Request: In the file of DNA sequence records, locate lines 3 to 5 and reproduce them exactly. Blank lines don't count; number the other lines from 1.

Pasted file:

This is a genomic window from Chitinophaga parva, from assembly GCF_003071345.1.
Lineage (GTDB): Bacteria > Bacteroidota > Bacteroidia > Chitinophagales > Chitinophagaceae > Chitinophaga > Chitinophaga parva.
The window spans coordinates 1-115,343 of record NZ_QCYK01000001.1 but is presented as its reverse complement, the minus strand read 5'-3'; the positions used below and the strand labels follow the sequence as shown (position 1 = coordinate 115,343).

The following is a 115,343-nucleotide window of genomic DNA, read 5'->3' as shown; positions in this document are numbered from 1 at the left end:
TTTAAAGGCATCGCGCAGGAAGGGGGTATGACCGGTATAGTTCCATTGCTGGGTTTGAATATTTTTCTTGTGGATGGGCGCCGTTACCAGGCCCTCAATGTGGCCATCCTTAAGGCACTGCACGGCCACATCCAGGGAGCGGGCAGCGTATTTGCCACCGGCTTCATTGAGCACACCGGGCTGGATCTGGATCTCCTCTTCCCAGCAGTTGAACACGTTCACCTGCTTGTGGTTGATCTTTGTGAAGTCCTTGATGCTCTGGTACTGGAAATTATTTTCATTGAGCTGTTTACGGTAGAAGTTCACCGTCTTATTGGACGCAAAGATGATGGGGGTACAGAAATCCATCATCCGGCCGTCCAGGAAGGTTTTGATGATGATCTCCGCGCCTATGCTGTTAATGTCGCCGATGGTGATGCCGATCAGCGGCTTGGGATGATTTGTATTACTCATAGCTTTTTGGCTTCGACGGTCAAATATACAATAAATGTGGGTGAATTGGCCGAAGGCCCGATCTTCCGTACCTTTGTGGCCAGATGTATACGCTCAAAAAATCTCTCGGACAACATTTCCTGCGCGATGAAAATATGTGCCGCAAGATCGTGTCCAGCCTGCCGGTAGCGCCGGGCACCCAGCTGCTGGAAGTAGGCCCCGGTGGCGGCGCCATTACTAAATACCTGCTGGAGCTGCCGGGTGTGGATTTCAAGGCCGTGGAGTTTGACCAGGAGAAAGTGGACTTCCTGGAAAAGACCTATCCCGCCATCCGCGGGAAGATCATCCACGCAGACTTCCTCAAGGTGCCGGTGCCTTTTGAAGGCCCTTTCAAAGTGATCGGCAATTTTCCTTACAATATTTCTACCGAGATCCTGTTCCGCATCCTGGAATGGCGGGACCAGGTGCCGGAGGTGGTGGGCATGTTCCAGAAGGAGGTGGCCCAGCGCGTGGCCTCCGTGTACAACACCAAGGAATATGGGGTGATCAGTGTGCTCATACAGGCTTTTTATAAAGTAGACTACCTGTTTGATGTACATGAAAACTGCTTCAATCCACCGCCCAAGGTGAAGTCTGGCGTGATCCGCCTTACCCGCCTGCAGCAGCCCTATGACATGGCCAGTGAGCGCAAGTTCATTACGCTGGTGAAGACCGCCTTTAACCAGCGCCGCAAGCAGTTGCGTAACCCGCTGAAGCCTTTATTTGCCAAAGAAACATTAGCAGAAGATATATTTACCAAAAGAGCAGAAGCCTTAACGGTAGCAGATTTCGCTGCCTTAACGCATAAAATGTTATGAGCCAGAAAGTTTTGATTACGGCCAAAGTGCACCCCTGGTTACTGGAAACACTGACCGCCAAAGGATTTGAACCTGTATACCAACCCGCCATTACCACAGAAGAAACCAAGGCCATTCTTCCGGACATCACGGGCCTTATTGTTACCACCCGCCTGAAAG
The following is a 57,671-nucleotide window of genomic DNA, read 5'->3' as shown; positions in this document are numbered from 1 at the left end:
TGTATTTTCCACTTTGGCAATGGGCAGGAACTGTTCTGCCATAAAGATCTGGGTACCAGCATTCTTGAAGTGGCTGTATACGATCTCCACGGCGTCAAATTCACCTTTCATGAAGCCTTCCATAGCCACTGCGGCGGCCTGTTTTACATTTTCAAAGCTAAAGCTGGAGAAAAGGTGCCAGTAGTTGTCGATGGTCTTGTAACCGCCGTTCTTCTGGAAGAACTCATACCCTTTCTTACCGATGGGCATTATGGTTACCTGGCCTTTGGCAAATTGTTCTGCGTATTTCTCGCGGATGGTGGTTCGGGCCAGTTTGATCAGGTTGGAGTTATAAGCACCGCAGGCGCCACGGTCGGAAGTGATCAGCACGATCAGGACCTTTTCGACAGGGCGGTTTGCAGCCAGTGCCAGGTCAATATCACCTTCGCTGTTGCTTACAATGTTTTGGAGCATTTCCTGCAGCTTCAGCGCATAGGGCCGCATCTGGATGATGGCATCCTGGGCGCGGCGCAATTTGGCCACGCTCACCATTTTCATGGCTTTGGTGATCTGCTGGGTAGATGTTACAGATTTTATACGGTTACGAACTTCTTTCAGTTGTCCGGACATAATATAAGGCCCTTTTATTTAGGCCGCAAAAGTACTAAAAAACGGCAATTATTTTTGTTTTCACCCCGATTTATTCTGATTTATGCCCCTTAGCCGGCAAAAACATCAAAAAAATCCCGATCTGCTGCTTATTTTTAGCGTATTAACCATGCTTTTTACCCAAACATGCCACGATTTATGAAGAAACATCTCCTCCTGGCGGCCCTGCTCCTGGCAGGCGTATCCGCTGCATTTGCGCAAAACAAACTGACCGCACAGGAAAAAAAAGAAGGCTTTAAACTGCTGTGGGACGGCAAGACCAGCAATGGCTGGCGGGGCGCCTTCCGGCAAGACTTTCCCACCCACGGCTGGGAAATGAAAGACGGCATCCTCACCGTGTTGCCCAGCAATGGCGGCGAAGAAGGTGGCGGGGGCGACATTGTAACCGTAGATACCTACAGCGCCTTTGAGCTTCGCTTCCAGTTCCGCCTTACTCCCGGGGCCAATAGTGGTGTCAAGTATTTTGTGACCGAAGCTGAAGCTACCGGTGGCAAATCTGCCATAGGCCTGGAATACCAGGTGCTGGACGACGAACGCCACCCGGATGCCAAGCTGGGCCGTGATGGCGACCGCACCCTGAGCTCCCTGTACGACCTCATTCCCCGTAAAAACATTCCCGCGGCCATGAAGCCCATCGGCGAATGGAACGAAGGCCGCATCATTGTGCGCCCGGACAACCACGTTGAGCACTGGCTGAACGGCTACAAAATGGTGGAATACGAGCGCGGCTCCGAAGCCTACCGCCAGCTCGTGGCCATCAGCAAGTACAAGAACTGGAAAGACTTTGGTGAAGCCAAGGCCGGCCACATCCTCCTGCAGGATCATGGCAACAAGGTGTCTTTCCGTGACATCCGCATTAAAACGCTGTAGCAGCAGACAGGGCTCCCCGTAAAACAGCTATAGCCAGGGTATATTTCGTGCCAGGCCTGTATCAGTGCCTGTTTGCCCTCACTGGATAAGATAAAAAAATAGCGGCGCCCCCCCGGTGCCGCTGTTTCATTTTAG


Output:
The window spans coordinates 1-115,343 of record NZ_QCYK01000001.1 but is presented as its reverse complement, the minus strand read 5'-3'; the positions used below and the strand labels follow the sequence as shown (position 1 = coordinate 115,343).

The following is a 115,343-nucleotide window of genomic DNA, read 5'->3' as shown; positions in this document are numbered from 1 at the left end:
TTTAAAGGCATCGCGCAGGAAGGGGGTATGACCGGTATAGTTCCATTGCTGGGTTTGAATATTTTTCTTGTGGATGGGCGCCGTTACCAGGCCCTCAATGTGGCCATCCTTAAGGCACTGCACGGCCACATCCAGGGAGCGGGCAGCGTATTTGCCACCGGCTTCATTGAGCACACCGGGCTGGATCTGGATCTCCTCTTCCCAGCAGTTGAACACGTTCACCTGCTTGTGGTTGATCTTTGTGAAGTCCTTGATGCTCTGGTACTGGAAATTATTTTCATTGAGCTGTTTACGGTAGAAGTTCACCGTCTTATTGGACGCAAAGATGATGGGGGTACAGAAATCCATCATCCGGCCGTCCAGGAAGGTTTTGATGATGATCTCCGCGCCTATGCTGTTAATGTCGCCGATGGTGATGCCGATCAGCGGCTTGGGATGATTTGTATTACTCATAGCTTTTTGGCTTCGACGGTCAAATATACAATAAATGTGGGTGAATTGGCCGAAGGCCCGATCTTCCGTACCTTTGTGGCCAGATGTATACGCTCAAAAAATCTCTCGGACAACATTTCCTGCGCGATGAAAATATGTGCCGCAAGATCGTGTCCAGCCTGCCGGTAGCGCCGGGCACCCAGCTGCTGGAAGTAGGCCCCGGTGGCGGCGCCATTACTAAATACCTGCTGGAGCTGCCGGGTGTGGATTTCAAGGCCGTGGAGTTTGACCAGGAGAAAGTGGACTTCCTGGAAAAGACCTATCCCGCCATCCGCGGGAAGATCATCCACGCAGACTTCCTCAAGGTGCCGGTGCCTTTTGAAGGCCCTTTCAAAGTGATCGGCAATTTTCCTTACAATATTTCTACCGAGATCCTGTTCCGCATCCTGGAATGGCGGGACCAGGTGCCGGAGGTGGTGGGCATGTTCCAGAAGGAGGTGGCCCAGCGCGTGGCCTCCGTGTACAACACCAAGGAATATGGGGTGATCAGTGTGCTCATACAGGCTTTTTATAAAGTAGACTACCTGTTTGATGTACATGAAAACTGCTTCAATCCACCGCCCAAGGTGAAGTCTGGCGTGATCCGCCTTACCCGCCTGCAGCAGCCCTATGACATGGCCAGTGAGCGCAAGTTCATTACGCTGGTGAAGACCGCCTTTAACCAGCGCCGCAAGCAGTTGCGTAACCCGCTGAAGCCTTTATTTGCCAAAGAAACATTAGCAGAAGATATATTTACCAAAAGAGCAGAAGCCTTAACGGTAGCAGATTTCGCTGCCTTAACGCATAAAATGTTATGAGCCAGAAAGTTTTGATTACGGCCAAAGTGCACCCCTGGTTACTGGAAACACTGACCGCCAAAGGATTTGAACCTGTATACCAACCCGCCATTACCACAGAAGAAACCAAGGCCATTCTTCCGGACATCACGGGCCTTATTGTTACCACCCGCCTGAAAG